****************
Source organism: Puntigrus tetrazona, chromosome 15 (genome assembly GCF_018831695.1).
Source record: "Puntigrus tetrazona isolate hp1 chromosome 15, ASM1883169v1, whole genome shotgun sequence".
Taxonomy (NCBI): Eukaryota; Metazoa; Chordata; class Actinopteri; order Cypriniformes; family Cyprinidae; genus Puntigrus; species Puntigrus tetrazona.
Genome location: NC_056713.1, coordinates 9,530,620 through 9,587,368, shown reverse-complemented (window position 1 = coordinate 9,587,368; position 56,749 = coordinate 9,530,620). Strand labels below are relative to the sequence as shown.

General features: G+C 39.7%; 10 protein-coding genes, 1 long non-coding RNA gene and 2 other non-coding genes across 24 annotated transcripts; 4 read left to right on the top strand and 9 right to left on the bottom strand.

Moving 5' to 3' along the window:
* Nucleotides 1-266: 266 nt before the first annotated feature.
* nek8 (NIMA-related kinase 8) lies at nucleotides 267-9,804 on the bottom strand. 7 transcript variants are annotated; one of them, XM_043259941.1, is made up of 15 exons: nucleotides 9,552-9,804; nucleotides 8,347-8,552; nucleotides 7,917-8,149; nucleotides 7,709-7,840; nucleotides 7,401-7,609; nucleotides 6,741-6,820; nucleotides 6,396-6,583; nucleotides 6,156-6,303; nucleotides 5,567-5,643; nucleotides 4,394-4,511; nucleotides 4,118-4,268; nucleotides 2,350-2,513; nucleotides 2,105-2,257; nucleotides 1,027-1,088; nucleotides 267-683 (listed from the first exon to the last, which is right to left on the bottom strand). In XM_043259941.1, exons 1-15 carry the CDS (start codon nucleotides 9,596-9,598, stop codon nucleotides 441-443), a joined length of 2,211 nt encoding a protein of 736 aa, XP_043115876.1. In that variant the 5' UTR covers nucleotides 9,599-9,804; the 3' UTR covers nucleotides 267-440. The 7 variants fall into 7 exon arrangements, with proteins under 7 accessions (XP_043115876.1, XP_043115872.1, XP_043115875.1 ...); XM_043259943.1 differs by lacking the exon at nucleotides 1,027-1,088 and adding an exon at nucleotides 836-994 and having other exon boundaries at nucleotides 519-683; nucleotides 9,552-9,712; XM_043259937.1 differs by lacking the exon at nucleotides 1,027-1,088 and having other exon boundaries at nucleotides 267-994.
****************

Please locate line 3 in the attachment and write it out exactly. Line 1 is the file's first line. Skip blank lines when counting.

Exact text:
Taxonomy (NCBI): Eukaryota; Metazoa; Chordata; class Actinopteri; order Cypriniformes; family Cyprinidae; genus Puntigrus; species Puntigrus tetrazona.